I was wondering what is the correct analysis/interpretation of exstincta sunt in the following text from Cicero:

quarum rerum recordatio et memoria si una cum illo occidisset, desiderium coniunctissimi atque amantissimi viri ferre nullo modo possem. Sed nec illa exstincta sunt alunturque potius et augentur cogitatione et memoria mea. (Cic. Amic. 104)

In my opinion, two analyses/interpretations are possible in this context:

  1. adjectival resultative construction ('those things are not extinguished': cf. also the translation found in Perseus: 'those experiences with him are not dead');

  2. anticausative/mediopassive construction ('those things didn't {extinguish/disappear/die out}').

NB: there is a third reading (the eventive passive one: 'those things have not been extinguished'), which is contextually excluded here by the presence of the mediopassive forms that follow: aluntur and augentur. See this related question for an extensive discussion of the three (typical?) readings associated to PERFECT PARTICIPLE + ESSE.

My present question is partly motivated by the following comment found in Rodden Ricks & Dickison's (2006: 56) book on Cicero's De Amicitia:

“Here illa refers generally back to quarum rerum -all the things Laelius recalls and remembers (...). When extinguo is used in the passive as it is here, it has an active meaning (‘these things have not perished’).”

I understand that these authors refer to the second interpretation above: i.e. the anticausative/mediopassive one of exstingui. This is a nice example since it can be taken as a counterexample to Cennamo, Eythórsson, and Barðdal (2015)'s claim that only the following three strategies are employed for anticausativization in Latin (NB: The term anticausativization refers to the intransitive use of a transitive verb where the original object argument, the patient/theme, occurs as a subject. Anticausative variants are sometimes referred to as "ergative". They are also often considered as a subset of unaccusative verbs).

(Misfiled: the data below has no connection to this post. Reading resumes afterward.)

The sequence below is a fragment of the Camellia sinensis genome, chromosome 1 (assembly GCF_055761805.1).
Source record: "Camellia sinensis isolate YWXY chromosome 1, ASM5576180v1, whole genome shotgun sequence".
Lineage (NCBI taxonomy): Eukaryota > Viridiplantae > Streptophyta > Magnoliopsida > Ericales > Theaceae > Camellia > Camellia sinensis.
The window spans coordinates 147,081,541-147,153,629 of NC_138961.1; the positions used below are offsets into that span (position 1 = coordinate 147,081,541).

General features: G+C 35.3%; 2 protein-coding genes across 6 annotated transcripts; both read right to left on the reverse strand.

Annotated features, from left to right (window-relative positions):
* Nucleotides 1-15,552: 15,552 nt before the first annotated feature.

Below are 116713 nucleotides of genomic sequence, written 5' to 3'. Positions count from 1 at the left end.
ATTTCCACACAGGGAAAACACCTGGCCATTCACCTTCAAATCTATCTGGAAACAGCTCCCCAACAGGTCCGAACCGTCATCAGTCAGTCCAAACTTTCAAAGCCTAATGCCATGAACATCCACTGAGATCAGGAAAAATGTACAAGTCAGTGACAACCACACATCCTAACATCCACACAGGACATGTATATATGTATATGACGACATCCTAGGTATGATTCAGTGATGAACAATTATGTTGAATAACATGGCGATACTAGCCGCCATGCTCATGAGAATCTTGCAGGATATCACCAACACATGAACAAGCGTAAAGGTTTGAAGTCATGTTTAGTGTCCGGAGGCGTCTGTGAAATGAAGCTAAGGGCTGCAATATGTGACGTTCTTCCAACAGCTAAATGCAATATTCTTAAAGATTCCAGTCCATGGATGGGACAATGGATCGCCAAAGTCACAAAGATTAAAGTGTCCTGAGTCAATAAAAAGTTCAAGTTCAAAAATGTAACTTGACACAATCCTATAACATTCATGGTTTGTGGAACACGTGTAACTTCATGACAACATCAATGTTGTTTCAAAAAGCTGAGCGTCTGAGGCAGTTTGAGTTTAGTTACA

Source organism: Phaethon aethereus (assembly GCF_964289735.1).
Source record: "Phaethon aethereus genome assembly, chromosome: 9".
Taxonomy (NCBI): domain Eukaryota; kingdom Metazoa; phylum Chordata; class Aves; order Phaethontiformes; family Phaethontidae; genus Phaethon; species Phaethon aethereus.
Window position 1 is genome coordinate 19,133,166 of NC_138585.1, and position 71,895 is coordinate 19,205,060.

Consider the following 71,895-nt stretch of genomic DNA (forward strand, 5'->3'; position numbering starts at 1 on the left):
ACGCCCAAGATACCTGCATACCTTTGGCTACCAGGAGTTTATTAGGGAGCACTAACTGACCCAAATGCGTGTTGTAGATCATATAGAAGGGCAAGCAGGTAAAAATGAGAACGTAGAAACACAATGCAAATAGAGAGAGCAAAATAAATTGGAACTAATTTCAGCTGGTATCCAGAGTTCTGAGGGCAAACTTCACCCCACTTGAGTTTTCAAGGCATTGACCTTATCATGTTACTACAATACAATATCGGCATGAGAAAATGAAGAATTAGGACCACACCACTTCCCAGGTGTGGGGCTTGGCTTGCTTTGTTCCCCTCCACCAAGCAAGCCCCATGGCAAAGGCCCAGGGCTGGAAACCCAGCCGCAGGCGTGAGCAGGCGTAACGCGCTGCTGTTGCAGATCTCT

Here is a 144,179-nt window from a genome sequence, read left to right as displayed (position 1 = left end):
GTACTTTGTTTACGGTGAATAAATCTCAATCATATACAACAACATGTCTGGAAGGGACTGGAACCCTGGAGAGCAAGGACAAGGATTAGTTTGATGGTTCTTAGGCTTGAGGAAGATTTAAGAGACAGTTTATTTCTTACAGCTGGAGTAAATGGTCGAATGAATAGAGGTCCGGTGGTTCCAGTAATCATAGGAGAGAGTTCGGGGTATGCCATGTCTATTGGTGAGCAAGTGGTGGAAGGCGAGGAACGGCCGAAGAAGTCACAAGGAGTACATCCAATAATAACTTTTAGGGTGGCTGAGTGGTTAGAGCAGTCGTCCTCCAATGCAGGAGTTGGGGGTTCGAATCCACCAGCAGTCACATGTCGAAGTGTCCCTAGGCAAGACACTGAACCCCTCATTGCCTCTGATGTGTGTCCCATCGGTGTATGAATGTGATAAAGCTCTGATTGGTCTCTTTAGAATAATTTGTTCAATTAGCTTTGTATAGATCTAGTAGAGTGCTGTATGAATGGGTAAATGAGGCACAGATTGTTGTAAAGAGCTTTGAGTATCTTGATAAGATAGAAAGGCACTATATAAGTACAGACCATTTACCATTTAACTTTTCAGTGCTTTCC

(i) The mediopassive -r form in imperfective tenses, so-called infectum: e.g. foris aperitur ‘The door opens.’

(ii) The reflexive pattern, i.e., the reflexive morpheme se together with the verb in the active voice: e.g. foris se aperit ‘The door opens.’

(iii) The active intransitive (i.e., P(atient)-lability): e.g. foris aperit ‘The door opens.’

In a related question, I asked when each of these three variants is used (i.e. are there any meaningful differences or subtle nuances between the three uses above?). In the present question, which is intimately related to the very interesting one raised by Lisa, I'd like to know if the above example from Cicero can also be interpreted as a counterexample to Cennamo et al.'s (2015) generalization above that the mediopassive pattern of anticausatives is restricted to the infectum. In my opinion, the anticausative variant/strategy is also possible with the perfectum. Perhaps the above example from Cicero is not clear, compared to the following one from Horace, where the eventive reading involved in the anticausative construction is preferred to the stative one involved in the adjectival resultative construction.

Postquam omnis res mea Ianum ad medium fracta est, aliena negotia curo. (Hor. Sat. 2,3,18-19) ‘After all my business collapsed at the central arcade of Janus, I tend to other’s affairs.'


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